January is a fresh start, and after a year-long rollercoaster of environmental news, I am feeling hopeful about what’s to come. 2018 was a year of awareness, and while it was painful to learn about the state of our oceans, we now have the power to fix it. 2019 is not only about becoming better sailors; it’s also about becoming better stewards of the ocean.
The average New Year’s resolution doesn’t make it past Valentine’s Day but I say we challenge ourselves to make some real changes this time. Find a “New Year, New Ocean” resolution that speaks to you and stick to it. Here are a few places you can get started.
Make a plan: Identify areas where you can do better.
How do you eat a whale? (You don’t; they are endangered!) The “one bite at a time” rule is a great way to approach the overwhelming problem of plastic.
The very first step I took toward using less plastic was to take inventory of the plastic I already had and used. Start rinsing and setting aside plastic packaging and products that you’d normally toss away (recycling as well as trash.) You’ll see how quickly it adds up and be able to point out products that are unnecessary. Start with those and work your way up!
What?! But recycling is so important! I know this is hard to believe, but recycling is not the answer to our plastic problem. In the United States less than 10% of plastic is actually recycled, even if it’s placed in the right bin. Focus on reduce-reuse-recycle in that order: reduce the plastic you bring in, reuse and repurpose what you have, and then when all else fails, recycle.
Accept inconvenience: Commit to refusing plastic.
When I first went plastic-free, there would be times when I would get caught out in a rush and really needed a cup of coffee to go. At first I would cave in and buy the single-use option (neither the top nor bottom is recyclable, FYI), but I’d feel guilty for breaking my own principles and the caffeine rush was hardly worth it. Eventually it felt much better to refuse. In 2019 allow yourself to be inconvenienced by the refusal of plastic. You’ll be surprised how quickly you adopt better habits and remember to be prepared.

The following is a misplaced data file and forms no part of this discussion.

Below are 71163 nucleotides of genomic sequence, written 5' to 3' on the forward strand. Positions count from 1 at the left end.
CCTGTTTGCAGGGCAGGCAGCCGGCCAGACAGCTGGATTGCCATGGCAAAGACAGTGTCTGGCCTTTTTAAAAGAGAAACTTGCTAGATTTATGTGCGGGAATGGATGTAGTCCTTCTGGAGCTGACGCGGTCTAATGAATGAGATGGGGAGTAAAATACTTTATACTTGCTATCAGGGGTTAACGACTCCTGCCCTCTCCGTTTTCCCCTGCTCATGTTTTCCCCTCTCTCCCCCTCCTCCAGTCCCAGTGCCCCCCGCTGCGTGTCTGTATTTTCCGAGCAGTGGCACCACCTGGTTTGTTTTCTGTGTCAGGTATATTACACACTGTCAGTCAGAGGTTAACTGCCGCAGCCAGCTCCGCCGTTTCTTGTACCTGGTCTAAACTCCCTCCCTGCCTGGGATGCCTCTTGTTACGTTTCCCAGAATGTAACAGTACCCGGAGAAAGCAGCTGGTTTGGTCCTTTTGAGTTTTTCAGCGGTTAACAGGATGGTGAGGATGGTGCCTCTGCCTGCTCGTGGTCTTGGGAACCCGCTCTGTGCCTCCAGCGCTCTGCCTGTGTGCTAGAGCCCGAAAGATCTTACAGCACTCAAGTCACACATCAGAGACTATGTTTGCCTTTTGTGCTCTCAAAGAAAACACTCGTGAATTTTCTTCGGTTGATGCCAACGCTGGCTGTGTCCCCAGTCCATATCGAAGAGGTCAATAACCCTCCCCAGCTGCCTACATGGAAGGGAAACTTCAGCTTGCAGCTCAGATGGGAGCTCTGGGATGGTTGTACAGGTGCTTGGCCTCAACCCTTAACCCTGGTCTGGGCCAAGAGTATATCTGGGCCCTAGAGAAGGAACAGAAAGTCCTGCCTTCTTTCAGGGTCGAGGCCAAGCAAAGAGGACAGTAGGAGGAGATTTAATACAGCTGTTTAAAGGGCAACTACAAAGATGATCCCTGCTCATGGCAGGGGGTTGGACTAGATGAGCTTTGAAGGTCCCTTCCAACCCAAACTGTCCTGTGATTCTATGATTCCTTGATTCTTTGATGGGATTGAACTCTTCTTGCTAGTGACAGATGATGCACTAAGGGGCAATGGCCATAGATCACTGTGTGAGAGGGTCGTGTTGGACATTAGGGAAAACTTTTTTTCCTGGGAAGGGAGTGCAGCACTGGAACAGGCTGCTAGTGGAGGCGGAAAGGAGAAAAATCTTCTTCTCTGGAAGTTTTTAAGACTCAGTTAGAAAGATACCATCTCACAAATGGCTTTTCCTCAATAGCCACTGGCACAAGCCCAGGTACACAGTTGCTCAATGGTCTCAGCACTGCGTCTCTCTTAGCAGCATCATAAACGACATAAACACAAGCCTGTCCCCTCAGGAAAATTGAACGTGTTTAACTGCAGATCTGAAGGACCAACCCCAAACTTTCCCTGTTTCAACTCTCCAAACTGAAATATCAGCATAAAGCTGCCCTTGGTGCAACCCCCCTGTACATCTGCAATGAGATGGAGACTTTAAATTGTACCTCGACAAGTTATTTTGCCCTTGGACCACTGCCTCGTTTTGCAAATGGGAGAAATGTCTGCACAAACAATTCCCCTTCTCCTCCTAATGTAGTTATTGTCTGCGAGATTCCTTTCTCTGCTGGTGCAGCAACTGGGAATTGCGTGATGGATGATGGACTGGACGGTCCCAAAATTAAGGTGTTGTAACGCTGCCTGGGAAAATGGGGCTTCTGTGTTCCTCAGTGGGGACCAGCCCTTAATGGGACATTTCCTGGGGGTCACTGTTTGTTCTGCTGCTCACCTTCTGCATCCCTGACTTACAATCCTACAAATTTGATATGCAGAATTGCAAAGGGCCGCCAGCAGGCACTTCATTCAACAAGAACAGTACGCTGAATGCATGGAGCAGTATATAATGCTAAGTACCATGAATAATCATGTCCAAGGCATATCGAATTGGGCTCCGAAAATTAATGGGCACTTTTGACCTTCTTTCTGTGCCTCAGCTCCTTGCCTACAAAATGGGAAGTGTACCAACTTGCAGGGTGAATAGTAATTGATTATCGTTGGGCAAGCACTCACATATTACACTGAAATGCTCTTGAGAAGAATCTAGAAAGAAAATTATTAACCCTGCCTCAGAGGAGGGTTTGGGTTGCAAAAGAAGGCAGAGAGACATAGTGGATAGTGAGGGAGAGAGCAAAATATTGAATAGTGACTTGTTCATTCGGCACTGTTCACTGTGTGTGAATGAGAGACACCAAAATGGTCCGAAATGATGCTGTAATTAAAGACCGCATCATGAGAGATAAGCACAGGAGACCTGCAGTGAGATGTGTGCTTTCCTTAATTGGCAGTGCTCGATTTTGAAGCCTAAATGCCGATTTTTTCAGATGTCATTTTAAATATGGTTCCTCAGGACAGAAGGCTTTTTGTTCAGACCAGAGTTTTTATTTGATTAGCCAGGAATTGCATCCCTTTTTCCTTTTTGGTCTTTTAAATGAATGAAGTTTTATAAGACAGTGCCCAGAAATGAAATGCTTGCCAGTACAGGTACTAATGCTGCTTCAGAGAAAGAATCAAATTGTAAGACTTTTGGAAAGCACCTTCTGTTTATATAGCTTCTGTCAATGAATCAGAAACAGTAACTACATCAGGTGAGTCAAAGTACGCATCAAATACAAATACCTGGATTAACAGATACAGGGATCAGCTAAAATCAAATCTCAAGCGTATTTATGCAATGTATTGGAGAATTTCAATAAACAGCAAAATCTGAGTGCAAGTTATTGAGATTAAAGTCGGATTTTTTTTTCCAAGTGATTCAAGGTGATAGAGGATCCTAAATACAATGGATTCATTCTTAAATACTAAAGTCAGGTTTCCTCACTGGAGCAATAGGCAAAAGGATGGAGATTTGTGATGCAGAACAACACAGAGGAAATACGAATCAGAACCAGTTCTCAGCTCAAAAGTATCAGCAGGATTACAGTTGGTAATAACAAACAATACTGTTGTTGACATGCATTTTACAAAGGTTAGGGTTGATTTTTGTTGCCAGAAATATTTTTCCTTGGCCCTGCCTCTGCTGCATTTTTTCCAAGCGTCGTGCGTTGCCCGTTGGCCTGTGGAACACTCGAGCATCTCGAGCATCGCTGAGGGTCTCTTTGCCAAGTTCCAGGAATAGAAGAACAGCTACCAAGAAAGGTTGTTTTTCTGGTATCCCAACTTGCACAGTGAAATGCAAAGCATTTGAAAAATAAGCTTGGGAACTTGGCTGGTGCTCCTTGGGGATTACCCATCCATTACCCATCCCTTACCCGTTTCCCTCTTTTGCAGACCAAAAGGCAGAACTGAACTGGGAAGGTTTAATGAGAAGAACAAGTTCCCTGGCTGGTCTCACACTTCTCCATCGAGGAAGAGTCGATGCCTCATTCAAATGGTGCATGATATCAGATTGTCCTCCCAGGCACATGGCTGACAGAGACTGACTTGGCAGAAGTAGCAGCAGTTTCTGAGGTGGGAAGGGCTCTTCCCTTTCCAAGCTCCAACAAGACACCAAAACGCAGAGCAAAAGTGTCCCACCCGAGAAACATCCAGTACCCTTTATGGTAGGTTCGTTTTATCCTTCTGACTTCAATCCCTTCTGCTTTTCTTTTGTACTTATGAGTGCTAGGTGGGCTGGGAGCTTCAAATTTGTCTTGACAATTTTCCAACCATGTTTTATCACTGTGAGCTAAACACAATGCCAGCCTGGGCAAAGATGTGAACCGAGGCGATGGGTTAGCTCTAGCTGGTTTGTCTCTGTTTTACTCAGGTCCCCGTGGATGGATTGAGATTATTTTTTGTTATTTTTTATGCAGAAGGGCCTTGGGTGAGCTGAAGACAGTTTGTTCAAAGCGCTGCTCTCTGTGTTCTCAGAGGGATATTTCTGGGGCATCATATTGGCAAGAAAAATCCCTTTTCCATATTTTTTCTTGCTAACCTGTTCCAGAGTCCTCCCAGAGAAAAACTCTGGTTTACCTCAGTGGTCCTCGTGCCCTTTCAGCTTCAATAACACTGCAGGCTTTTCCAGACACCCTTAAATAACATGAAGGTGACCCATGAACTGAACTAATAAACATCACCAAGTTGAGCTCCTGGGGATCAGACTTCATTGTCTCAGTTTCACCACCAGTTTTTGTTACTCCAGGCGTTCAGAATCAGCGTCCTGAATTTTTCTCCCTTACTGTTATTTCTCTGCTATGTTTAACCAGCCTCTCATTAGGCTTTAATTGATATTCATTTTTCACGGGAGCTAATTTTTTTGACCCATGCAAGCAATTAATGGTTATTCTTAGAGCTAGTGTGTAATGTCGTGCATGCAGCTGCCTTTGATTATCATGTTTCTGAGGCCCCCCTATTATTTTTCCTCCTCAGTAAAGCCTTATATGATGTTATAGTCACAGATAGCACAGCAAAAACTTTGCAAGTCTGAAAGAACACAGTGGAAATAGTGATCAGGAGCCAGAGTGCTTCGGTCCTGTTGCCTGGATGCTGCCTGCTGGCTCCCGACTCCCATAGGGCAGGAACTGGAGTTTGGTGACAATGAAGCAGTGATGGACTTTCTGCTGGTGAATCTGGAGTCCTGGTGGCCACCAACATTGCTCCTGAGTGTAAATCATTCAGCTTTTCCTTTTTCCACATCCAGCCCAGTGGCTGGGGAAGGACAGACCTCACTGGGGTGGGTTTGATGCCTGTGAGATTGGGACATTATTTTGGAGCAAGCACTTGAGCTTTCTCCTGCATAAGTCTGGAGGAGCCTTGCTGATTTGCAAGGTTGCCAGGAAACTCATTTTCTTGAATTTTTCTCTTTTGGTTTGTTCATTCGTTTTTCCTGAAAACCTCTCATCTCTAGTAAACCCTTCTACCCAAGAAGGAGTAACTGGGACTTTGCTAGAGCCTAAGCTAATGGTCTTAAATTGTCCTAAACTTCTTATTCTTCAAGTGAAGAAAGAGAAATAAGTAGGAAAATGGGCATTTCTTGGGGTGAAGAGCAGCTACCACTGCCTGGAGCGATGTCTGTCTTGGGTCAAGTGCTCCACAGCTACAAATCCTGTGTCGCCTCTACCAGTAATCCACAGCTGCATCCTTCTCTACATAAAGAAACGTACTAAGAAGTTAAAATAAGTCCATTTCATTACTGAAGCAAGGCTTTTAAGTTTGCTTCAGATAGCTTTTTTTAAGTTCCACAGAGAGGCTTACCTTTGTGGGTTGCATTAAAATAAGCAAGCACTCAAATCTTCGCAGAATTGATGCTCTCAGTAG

Find a crew: Get involved locally.
Change starts at the grassroots level. Look at all the small towns and cities that have passed plastic bans in the last year. If you live by the coast, chances are there are at least a dozen organizations in your area that are involved with protecting the sea. Inland areas also have groups that defend groundwater, creeks, and other waterways that lead to our lakes and eventually to our oceans. There are international organizations that have an online network all over the world, so you can help from anywhere you are!
Start a conversation: Bring sailors together.
Can’t find a group making a difference near you? Start one of your own! If there is one thing I have learned about sailors so far, it’s that their sense of comradery is rivaled only by their love of cold beverages. Challenge yourself to be a leader among your sailing community: Share your knowledge and passion with other sailors in your circle by explaining practices that help the environment and improve the overall health of the ocean. Contact a local sailing school about helping with their local approach to environmental awareness.
Diversify: Plastic isn’t the ocean’s only problem.
Plastic is a very obvious ocean problem, but there are other threats to marine ecosystems that are hiding under the surface. Challenge yourself to consider what you take out of the ocean as well as what you put into it. When buying seafood for example, consider how it was caught. A shocking 40% of the plastic in the ocean comes from ghost nets and other abandoned fishing equipment. Is your meal doing more harm than you originally thought? Use the Seafood Watch App from the Monterey Bay Aquarium to help you make better choices when deciding on dinner. A healthy marine food chain requires responsible fishing, or better yet, less fishing! Check out these delicious plant-based, seafood-inspired recipes.
Let’s start this year with a sense of responsibility and hope. Change is hard, but if humans can harness the wind and currents to sail around the world, surely we can take it on ourselves to do a little better with the knowledge we have.